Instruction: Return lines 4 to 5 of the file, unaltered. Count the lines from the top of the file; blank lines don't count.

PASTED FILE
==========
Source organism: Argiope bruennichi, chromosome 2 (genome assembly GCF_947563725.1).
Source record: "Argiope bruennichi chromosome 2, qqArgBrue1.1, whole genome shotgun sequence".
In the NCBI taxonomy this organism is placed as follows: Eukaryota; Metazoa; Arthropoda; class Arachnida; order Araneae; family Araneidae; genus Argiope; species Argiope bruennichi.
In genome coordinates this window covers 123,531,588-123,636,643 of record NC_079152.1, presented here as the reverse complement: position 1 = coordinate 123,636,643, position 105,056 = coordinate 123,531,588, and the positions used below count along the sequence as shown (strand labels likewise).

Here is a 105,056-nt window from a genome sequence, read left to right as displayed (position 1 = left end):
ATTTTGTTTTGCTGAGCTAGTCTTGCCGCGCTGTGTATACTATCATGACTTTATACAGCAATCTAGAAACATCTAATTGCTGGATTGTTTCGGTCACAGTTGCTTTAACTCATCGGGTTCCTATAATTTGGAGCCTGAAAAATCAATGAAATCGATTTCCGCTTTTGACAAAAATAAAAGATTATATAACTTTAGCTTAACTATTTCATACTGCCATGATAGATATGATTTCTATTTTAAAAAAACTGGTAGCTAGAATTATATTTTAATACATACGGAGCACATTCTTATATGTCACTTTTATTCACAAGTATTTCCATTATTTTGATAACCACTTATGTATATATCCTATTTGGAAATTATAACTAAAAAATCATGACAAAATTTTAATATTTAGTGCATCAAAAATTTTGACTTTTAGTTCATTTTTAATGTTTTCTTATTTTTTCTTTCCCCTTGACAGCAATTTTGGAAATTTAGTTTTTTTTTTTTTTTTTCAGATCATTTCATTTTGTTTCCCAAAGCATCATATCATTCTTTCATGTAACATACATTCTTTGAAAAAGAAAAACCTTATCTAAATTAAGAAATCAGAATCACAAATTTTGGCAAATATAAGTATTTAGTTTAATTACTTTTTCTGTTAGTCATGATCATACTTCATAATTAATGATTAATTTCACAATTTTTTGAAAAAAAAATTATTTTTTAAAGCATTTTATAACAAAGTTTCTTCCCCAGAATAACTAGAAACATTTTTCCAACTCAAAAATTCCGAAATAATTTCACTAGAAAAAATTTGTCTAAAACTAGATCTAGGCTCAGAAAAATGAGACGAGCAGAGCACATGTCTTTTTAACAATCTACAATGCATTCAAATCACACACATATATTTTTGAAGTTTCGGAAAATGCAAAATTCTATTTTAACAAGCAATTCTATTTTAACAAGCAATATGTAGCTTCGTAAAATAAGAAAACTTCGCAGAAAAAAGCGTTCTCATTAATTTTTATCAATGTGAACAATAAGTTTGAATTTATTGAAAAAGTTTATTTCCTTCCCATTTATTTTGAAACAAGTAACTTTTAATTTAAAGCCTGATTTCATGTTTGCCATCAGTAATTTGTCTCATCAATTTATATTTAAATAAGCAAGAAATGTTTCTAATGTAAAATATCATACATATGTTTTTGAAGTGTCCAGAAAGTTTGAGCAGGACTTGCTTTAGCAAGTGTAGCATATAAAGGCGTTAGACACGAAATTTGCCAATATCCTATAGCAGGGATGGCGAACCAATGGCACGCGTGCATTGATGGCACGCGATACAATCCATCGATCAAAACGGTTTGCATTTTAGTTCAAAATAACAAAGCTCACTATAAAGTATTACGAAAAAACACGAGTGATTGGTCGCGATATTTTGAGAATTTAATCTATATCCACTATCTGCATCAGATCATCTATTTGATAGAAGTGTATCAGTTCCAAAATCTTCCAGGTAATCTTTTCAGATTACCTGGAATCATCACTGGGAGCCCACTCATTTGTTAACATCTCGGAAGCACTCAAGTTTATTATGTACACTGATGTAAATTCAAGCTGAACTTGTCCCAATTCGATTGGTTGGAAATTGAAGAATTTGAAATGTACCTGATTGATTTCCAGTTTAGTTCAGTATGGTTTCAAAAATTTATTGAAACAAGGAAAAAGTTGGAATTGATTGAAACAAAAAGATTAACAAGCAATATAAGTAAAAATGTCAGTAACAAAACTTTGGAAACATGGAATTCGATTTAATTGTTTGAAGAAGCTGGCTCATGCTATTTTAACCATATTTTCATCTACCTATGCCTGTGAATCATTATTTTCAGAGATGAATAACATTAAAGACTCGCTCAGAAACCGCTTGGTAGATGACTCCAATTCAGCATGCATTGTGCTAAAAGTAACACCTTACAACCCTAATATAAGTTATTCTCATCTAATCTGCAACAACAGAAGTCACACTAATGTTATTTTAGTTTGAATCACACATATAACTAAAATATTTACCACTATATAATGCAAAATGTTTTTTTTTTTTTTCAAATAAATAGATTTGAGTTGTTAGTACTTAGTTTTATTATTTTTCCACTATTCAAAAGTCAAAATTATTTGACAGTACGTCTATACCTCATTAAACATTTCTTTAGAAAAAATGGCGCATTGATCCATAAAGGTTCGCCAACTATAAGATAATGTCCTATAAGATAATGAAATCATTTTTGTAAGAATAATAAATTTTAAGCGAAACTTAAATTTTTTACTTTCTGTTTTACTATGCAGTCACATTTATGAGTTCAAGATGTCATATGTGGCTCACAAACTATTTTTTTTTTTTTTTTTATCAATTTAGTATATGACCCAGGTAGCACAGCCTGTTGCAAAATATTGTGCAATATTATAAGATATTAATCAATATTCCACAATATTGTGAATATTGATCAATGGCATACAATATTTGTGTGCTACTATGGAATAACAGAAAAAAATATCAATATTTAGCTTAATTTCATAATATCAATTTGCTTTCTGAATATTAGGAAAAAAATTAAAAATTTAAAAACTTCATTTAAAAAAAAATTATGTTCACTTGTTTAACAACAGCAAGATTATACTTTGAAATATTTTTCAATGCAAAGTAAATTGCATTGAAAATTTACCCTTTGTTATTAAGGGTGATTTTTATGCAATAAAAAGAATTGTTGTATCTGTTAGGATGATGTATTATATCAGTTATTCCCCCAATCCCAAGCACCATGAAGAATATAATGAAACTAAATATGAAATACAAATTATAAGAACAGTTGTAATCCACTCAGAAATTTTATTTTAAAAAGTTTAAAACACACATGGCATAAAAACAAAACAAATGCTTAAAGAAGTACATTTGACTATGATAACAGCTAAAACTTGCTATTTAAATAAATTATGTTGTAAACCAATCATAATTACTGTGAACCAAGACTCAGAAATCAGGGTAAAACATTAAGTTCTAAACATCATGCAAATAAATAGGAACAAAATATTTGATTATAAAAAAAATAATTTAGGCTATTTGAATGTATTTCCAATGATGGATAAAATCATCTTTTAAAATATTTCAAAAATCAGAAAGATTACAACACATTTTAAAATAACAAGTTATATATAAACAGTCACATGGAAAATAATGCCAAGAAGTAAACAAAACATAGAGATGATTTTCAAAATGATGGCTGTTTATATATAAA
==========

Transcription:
In genome coordinates this window covers 123,531,588-123,636,643 of record NC_079152.1, presented here as the reverse complement: position 1 = coordinate 123,636,643, position 105,056 = coordinate 123,531,588, and the positions used below count along the sequence as shown (strand labels likewise).

Here is a 105,056-nt window from a genome sequence, read left to right as displayed (position 1 = left end):